Now, infrastructure experts are pushing for urban spaces to be reimagined as sponges—not just by restoring marshlands, but also with more parks and gardens soaking up stormwater, pebbles underneath surfaces acting as natural filtering systems and a more porous type of concrete absorbing water and slowing it down.

Read more at https://insideclimatenews.org/news/08112021/reimagining-coastal-cities-as-sponges-to-help-protect-them-from-the-ravages-of-climate-change/

Posted on Categories Habitats, Land UseTags , , ,

Sonoma Developmental Center Specific Plan updates

PERMIT SONOMA

Permit Sonoma has released the SDC Alternatives Report which presents and analyzes three draft land-use alternatives to guide redevelopment of the 900-acre site. Each alternative transforms the shuttered campus, bringing significant benefits to the community including affordable housing and diverse living-wage jobs. View the alternatives report here on the project website, and get ready to share your feedback at one of the community outreach events below!

Alternatives Overview
All of the alternatives create important community amenities. Plans call for between 990 and 1,290 housing units, creating a walkable community with an emphasis on affordable housing and active transportation to lessen automobile use. All three alternatives propose the protection of 700 acres of open space between Jack London State Park and Sonoma Valley Regional Park, and each alternative expands the existing wildlife corridor and preserves Sonoma Creek and its tributaries. Commercial, recreational, and civic spaces are proposed to benefit residents, employees, and the greater Sonoma Valley.

Developed after extensive feedback from the community and technical experts, each alternative approaches achieving the goals for the campus differently:

Alternative A: Conserve and Enhance preserves the most historic buildings and the second most jobs of any proposal;
Alternative B: Core and Community creates the most housing units and creates a walkable mixed-use core;
Alternative C: Renew creates a regional innovation hub bringing the most jobs of any proposal, neighborhood agriculture, open space preservation, and housing units to support these uses.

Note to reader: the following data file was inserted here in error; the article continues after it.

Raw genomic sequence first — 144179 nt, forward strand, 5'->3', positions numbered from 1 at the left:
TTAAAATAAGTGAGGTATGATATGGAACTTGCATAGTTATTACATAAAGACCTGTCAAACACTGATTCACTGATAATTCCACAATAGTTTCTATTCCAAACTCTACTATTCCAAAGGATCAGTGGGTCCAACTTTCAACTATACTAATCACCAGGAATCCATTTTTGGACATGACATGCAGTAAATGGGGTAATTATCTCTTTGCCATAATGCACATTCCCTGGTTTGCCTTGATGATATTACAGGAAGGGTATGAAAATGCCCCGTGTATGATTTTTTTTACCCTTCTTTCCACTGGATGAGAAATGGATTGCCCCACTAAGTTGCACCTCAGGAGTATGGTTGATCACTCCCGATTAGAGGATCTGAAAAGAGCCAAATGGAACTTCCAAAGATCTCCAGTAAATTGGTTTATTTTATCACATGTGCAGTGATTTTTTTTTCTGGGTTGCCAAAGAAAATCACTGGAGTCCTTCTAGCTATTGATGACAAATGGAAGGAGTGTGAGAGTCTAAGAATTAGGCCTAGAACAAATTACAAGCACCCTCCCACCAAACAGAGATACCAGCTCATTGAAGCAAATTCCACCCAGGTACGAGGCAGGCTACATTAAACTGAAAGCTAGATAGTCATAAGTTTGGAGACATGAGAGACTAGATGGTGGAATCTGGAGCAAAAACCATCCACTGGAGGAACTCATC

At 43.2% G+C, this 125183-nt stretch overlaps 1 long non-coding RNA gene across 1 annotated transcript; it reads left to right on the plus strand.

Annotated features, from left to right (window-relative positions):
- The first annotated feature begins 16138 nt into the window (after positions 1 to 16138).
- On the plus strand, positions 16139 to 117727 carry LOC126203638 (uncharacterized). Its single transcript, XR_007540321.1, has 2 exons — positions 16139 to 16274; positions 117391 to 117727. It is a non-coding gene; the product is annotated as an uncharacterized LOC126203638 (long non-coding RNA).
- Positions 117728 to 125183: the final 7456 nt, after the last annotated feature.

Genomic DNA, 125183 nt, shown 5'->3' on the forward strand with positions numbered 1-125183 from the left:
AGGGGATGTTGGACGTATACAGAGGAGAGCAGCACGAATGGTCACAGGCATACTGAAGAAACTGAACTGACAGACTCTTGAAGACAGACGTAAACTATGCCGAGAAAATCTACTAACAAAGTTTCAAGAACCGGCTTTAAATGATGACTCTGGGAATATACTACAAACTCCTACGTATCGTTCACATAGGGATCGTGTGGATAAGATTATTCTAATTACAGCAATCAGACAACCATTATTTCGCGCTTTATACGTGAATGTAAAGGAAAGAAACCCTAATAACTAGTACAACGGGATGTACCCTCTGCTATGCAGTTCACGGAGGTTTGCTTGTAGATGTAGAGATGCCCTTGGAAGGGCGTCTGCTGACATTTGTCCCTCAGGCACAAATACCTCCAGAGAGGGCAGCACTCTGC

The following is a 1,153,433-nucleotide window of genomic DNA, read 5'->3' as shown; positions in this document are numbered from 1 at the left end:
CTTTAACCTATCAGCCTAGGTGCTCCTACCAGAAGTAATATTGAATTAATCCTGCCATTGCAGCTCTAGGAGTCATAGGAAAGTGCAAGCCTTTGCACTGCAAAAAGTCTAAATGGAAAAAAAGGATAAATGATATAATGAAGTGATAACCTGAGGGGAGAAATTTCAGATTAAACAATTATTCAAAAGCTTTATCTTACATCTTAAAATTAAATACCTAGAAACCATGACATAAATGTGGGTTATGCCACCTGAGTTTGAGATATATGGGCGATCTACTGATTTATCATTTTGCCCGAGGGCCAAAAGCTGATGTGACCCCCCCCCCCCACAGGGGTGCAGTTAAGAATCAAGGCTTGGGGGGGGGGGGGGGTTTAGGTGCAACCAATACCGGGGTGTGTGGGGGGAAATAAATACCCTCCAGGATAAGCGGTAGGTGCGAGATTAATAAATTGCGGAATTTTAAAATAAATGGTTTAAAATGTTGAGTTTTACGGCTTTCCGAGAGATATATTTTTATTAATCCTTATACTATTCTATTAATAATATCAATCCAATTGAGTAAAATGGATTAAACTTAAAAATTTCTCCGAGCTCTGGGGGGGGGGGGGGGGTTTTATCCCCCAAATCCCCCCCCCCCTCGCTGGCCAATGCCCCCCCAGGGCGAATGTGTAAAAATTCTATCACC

Community Input
Permit Sonoma wants your feedback on the alternatives at three upcoming public meetings!

Please join us to discuss the alternatives and the future of the SDC site at one or more of the following meetings:

SDC Alternatives Workshop on Nov 13 at 10-11:30 am
Zoom registration: https://dyettandbhatia.zoom.us/meeting/register/tZYvdeqopjksH9WSm0ml5nN1evaOGrARPZOP

SDC Spanish Language Town Hall on Nov. 16 at 5:30-7 pm
In person at Hunt Hall @ St. Leo’s Catholic Church, 601 W. Agua Caliente Rd Sonoma, CA 95476
Joint SMAC/NSVMAC/SVCAC Meeting on Nov. 17 at 6:30 pm
Zoom link: https://sonomacounty.zoom.us/j/96931443054?pwd=UFAxc2o1bHRTRW9waWxSR2NCdDZqZz09

In addition to the public meetings, stay tuned for an online survey that will ask you to give input on the options presented in each of the Alternatives, as well as other priorities for the site.

You can read the draft report and register for upcoming public participation opportunities at https://www.sdcspecificplan.com/.

Source: https://mailchi.mp/18b2fd7e8006/sonoma-developmental-center-specific-plan-updates-13413680?e=d2966a32b0

Posted on Categories Habitats, Land UseTags ,

Supervisors to protect Paulin Meadow in Santa Rosa as open space

SONOMA COUNTY GAZETTE

The Sonoma County Board of Supervisors is expected this week to approve the transfer of Paulin Meadow, a 10.42-acre property adjacent to the County of Sonoma-owned Chanate campus, to the Agricultural Preservation and Open Space District (Ag + Open Space). The transfer from the county’s general services department will ensure the protection of the woodland area as open space in perpetuity.

This collection of parcels consists of Paulin Meadow, Ag + Open Space’s Paulin Creek Preserve (8.89 acres), and land owned by Sonoma Water (26.57 acres). These properties function together as an informal urban nature preserve and recreation space, with the approximately 1 mile of informal trails on Paulin Meadow connecting the Sonoma Water parcel to Ag + Open Space’s Paulin Creek Preserve, as well as to the surrounding neighborhood.